%I
%S 2,11,31,68,124,205,316,460,642,866,1138,1461,1839,2278,2781,3354,
%T 4000,4724,5531,6424,7409,8490,9671,10956,12351,13859,15485,17234,
%U 19110,21116,23259,25542,27969,30546,33276,36164,39215,42432,45821,49385
%N Conjectured lower bound for the number of spheres of radius 1 that can be packed in a sphere of radius n.
%C The formula was given by David W. Cantrell in a thread "Packing many equal small spheres into a larger sphere" in the newsgroup sci.math on May 29 2006.
%H Hugo Pfoertner, <a href="/A121346/b121346.txt">Table of n, a(n) for n = 2..10000</a>
%H Sen Bai, X. Bai, X. Che, and X. Wei, <a href="https://doi.org/10.1109/TMC.2015.2508805">Maximal Independent Sets in Heterogeneous Wireless Ad Hoc Networks</a>, IEEE Transactions on Mobile Computing (Volume: 15, Issue: 8, Aug. 1 2016), pp. 20232033.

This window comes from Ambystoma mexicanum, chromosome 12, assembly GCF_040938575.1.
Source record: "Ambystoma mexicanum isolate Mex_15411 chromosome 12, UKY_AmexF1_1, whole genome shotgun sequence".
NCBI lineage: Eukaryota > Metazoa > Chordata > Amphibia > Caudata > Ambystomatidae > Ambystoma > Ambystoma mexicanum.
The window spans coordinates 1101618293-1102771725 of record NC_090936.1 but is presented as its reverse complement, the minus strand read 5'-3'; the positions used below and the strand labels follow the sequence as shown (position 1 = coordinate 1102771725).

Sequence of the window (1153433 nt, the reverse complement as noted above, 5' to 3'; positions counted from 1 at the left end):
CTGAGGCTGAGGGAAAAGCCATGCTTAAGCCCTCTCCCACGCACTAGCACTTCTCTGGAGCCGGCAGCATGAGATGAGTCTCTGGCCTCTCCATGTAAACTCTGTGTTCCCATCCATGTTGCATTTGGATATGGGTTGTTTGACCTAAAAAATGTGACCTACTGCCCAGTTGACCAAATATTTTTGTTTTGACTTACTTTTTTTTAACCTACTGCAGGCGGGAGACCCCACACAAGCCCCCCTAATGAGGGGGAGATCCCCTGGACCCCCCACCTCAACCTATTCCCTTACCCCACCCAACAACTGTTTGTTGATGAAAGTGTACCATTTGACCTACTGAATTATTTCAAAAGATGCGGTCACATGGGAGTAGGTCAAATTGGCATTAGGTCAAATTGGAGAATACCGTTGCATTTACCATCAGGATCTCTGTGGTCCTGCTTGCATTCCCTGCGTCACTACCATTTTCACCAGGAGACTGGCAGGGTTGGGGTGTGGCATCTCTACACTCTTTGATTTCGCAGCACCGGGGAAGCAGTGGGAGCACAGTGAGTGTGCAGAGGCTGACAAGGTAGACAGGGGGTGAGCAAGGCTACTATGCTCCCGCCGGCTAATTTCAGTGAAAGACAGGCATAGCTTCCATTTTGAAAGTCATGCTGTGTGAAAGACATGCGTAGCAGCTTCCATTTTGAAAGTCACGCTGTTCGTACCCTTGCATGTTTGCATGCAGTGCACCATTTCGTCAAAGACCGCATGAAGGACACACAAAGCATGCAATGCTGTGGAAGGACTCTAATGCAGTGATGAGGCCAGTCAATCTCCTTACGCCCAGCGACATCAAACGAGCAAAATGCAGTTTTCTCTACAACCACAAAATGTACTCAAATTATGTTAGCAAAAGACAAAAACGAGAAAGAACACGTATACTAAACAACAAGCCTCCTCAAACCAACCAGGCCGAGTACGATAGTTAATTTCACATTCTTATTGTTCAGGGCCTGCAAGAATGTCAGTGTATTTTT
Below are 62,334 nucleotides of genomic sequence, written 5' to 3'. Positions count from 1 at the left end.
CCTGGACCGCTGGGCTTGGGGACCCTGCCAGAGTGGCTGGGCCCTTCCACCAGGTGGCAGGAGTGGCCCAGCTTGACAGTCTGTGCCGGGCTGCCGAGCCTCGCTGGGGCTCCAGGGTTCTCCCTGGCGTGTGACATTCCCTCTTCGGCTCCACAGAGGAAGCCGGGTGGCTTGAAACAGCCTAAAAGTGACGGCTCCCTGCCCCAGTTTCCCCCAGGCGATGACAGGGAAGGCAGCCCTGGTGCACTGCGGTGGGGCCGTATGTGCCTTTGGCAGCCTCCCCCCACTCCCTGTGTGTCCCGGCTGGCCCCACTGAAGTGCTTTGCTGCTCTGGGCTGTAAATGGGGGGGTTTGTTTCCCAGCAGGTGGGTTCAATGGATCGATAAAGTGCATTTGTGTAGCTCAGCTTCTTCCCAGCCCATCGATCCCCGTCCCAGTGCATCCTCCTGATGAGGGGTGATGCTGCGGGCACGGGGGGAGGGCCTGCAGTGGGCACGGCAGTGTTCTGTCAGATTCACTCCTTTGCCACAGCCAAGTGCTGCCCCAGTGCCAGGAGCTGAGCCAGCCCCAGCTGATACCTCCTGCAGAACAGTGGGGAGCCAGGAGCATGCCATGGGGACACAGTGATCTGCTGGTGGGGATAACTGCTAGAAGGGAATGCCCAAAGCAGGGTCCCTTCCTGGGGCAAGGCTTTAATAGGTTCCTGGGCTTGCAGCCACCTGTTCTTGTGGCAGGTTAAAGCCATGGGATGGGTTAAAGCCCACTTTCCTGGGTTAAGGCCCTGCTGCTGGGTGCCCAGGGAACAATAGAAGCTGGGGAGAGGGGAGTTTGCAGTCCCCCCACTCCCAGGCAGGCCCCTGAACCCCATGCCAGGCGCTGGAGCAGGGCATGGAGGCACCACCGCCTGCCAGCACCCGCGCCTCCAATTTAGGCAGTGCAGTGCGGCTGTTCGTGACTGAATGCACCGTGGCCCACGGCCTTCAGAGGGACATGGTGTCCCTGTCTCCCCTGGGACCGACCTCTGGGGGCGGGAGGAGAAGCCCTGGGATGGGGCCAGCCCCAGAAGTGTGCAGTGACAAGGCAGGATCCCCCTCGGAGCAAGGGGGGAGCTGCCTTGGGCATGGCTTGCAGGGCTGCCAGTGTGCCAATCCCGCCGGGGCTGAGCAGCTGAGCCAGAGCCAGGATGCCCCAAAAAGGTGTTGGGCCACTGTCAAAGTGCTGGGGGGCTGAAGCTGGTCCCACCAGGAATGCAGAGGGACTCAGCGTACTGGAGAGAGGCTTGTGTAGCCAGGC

%H David W. Cantrell, <a href="https://groups.google.com/g/sci.math/c/Q9OMtGmXNbg/m/a_AnL8wYel8J">Packing many equal small spheres into a large sphere</a>, post in newsgroup sci.math, May 29 2006.
%H WenQi Huang and Liang Yu, <a href="https://doi.ieeecomputersociety.org/10.1109/TrustCom.2011.233">A Quasi Physical Method for the Equal Sphere Packing Problem</a>, in 2011 IEEE 10th International Conference on Trust, Security and Privacy in Computing and Communications.
%F a(n) = floor(K*(1  2*d)/d^3 + 1/(2*d^2)), where d=1/n and K = Pi/(3*sqrt(2)).
%Y Cf. A084828 (Maximum number of spheres of radius one that can be packed in a sphere of radius n).
%K nonn
%O 2,1
%A _Hugo Pfoertner_, Jul 22 2006